2 Hr 16 Mins | Action - Drama | April 29, 2022
Cast - Chiranjeevi, Ram Charan, Pooja Hegde, Sonu Sood, Jishu Sen Gupta and Others
Director - Koratala Siva
Producer - Niranjan Reddy, Ram Charan
Banner - Matinee Entertainments, Konidela Production Company
Music - Manisharma
Megastar Chiranjeevi is coming back to the theaters with his Acharya directed by Koratala Siva. Chiru’s last outing was in 2019 with Sye Raa. Acharya is one of the most awaited movies due to the presence of Chiranjeevi of course, but also Ram Charan plays a crucial and lengthy role in the movie. The trailer appears to serve mostly commercial elements with two superstars in it becoming the saviors of a temple town. The movie was finally released today and here is the review from the US Premieres.
What Is It About?
A temple town Dharmasthali loses its glory after Basava (Sonu Sood) takes it into his clutches. Acharya (Chiranjeevi) enters Dharmasthali and starts reforming it slowly with his silent yet violent acts. Acharya had to come to save Dharmasthali for a reason and that is Siddha (Ram Charan). Who is Siddha and how he is related to Acharya? What is Acharya’s background and how did he solve the problem of Dharmasthali? Acharya’s story answers all these questions.
Chiranjeevi is good as Acharya, but his story fails to create much impact and depth. Neither his character gets a strong presentation in Dharmasthali. Two fights where he becomes a vigilante trying to elevate but ends up in vain. His dances are still great to watch and that is the saving part of almost all the songs. Chiranjeevi’s role is monotonous and the Megastar gets nothing much really to perform here.
Ram Charan’s role is much hyped right from the first half but his role too is extremely formulaic and mostly predictable. The actor must have gone by the direction, but his role could not entertain much. With slow and predictable narration, both the Mega heroes’ roles look dull and routine Both their characters lack a strong emotional connection with Dharmasthali/Paadaghattam sentiments.
The graceful dances of both Chiru and Charan in the Bhale Banjara song remain a treat to watch. The song looks interesting and attractive just because they both dance in perfect sync.
Pooja Hegde has got a minuscule role and she mostly appears as a guest. With Chiru having no heroine, Pooja Hegde is there just to fill the gap as Charan’s love interest.
Sonu Sood, Jishu Sen Gupta, Tanikella Bharani, and others are fine, though they are all given the same old roles they have played umpteen times. Satya Dev appears in a guest role and he is alright.
Acharya is a routine plot with weak narration. The flow of scenes could be predicted by their most old-fashioned ways.
The graphics work in the movie is not great and could have been a lot better with the star cast like Chiranjeevi and Ram Charan in it. The screenplay is outdated.
The background music is alright and the songs are good to watch mostly due to Chiru and Charan in them. The dialogues are ordinary.
Chiru & Charan’s Dance
Poor formulaic narration
The senior heroes like Chiranjeevi have reached a point where they are becoming very protective of themselves during the story selection and often coming up with the same ‘safe’ stories with so-called commercial elements included. Acharya ends up as one of the routine storylines with predictable scenes all along.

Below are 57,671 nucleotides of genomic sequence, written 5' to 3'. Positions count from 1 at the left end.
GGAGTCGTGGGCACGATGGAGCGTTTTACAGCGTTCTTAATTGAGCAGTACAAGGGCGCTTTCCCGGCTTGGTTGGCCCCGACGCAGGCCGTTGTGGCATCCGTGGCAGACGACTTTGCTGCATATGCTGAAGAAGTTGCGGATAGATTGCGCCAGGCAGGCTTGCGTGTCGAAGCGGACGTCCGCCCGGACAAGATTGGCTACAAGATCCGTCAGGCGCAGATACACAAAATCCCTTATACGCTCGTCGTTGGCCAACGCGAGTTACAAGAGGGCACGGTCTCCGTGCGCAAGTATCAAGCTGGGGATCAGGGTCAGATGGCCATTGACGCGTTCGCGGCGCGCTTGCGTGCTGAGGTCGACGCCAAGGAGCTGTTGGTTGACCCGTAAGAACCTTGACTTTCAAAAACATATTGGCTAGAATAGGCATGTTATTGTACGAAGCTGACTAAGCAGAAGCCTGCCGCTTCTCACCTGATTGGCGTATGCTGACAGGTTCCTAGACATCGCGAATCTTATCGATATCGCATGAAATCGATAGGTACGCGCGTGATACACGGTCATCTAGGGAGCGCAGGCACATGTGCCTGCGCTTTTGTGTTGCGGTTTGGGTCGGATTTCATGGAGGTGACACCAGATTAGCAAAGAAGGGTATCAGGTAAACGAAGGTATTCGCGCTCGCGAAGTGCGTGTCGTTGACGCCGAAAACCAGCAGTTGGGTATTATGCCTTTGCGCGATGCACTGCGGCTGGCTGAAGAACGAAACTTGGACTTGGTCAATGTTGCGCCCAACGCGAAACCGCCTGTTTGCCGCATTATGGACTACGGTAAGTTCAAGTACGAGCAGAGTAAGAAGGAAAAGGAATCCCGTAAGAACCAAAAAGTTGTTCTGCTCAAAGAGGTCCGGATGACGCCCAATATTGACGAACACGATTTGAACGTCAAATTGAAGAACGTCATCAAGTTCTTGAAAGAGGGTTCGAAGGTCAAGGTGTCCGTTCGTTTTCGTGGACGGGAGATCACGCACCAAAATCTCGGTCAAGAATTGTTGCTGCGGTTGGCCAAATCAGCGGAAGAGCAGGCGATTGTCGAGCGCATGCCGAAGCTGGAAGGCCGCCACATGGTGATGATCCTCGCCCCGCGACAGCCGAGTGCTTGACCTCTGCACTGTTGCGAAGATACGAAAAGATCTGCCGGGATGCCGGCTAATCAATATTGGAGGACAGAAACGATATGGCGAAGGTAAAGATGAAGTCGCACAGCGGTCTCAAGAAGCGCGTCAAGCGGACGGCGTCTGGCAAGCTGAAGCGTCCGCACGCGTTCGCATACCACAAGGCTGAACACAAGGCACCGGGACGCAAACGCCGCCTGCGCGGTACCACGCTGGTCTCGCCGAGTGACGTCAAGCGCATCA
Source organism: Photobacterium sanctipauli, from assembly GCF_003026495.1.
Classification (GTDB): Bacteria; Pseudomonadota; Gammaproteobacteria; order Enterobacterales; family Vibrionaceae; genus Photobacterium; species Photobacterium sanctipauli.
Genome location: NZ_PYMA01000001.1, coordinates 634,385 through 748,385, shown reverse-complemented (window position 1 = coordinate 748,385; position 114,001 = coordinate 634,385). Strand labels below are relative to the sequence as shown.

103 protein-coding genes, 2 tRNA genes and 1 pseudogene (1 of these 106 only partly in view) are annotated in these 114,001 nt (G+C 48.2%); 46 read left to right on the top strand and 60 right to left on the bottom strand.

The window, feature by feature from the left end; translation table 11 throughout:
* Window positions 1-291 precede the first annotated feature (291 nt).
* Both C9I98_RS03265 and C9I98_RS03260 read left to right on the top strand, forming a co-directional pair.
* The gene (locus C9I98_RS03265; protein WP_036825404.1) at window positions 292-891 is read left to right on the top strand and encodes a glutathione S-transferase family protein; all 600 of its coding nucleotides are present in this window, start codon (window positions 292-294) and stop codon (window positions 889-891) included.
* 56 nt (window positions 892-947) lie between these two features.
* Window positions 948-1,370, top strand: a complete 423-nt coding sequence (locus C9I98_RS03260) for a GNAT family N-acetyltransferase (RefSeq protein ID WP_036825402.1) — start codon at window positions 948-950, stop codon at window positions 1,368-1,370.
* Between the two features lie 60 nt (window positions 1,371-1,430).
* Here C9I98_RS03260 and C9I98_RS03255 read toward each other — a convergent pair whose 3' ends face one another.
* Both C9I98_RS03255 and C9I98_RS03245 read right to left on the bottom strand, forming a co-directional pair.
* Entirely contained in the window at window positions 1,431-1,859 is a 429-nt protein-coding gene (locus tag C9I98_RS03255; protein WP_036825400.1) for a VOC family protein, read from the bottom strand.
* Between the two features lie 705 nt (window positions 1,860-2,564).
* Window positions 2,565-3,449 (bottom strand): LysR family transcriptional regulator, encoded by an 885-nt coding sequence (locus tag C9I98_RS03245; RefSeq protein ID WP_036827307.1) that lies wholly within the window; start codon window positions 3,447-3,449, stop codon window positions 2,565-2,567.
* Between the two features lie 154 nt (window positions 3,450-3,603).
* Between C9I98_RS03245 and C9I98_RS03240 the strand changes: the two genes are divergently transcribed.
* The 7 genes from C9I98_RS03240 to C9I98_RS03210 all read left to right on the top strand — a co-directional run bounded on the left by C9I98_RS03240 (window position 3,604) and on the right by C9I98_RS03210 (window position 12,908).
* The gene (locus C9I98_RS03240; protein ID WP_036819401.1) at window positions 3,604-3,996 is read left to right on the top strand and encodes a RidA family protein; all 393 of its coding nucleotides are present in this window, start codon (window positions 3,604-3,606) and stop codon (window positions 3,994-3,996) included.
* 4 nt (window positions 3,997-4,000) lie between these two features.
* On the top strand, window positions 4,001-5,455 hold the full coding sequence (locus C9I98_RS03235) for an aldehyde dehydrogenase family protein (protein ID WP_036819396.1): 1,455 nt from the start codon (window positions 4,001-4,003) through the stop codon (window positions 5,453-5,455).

The director gives a new backdrop with terms like Dharmasthali, and Paadaghattam and introduces the savior of them, Acharya to us. But took no time to fall back into the regular routine masala formula of a commercially viable movie.
The first half starts at a slow pace with an Intriguing voiceover by Mahesh Babu, but the pace doesn’t pick up even after Chiranjeevi enters. The most needed highlights and highs with his entry thereafter go missing. The scenes can be easily predictable. Though Chiru’s dance is good to watch, the songs Laahe Laahe and Saana Kashtam appear obviously forced.
With Chiru giving hints about his mission in Dharmasthali and about Siddha, it is clearly evident that the second half is all about Siddha. While the most hyped Siddha too goes in a vintage narrative of a rescuer or a savior. Ram Charan and Pooja Hegde’s love story and the song followed by those scenes are extremely boring.
The villains Sonu Sood, Jishu Sen Gupta, and his brother are just the same villains we have watched in many films who worry mainly about mining and encroaching. At least the villain’s methods of troubling the good folks don’t change here, like adulterating the medicines of Paadaghattam people, etc. On top of that, the three villains sound the same, maybe due to the usage of the same dubbing voice for all Bollywood villains.
There are many other outdated scenes like punishing a rapist, saving a girl from bad youngsters, saving the young boys from the quarry work and these come as a part of elevating the heroism. The scenes like Basava brutally killing a sincere officer, backstabbing Siddha, and supplying the drugs for the youth, are as old as mountains.
The Acharya himself stays mostly as a spectator in the second half just to watch Siddha take over, again with the same vintage formulaic scenes and elevations. Some combination scenes between Charan and Chiru turned out just okay, while their comedy at the quarry fails miserably. The climax fight is red and violent with Acharya in destruction mode, which might enthrall some action fans.
Having said that, Acharya is an outdated drama with some enjoyable dances and many predictable scenes. The presence of Mega heroes Chiru and Charan may not be able to help the movie, as the story and the narrative are much bigger villains here.
Bottomline: A Boring Class From Acharya
Tags Acharya Movie Review Acharya Rating Acharya Review Recommended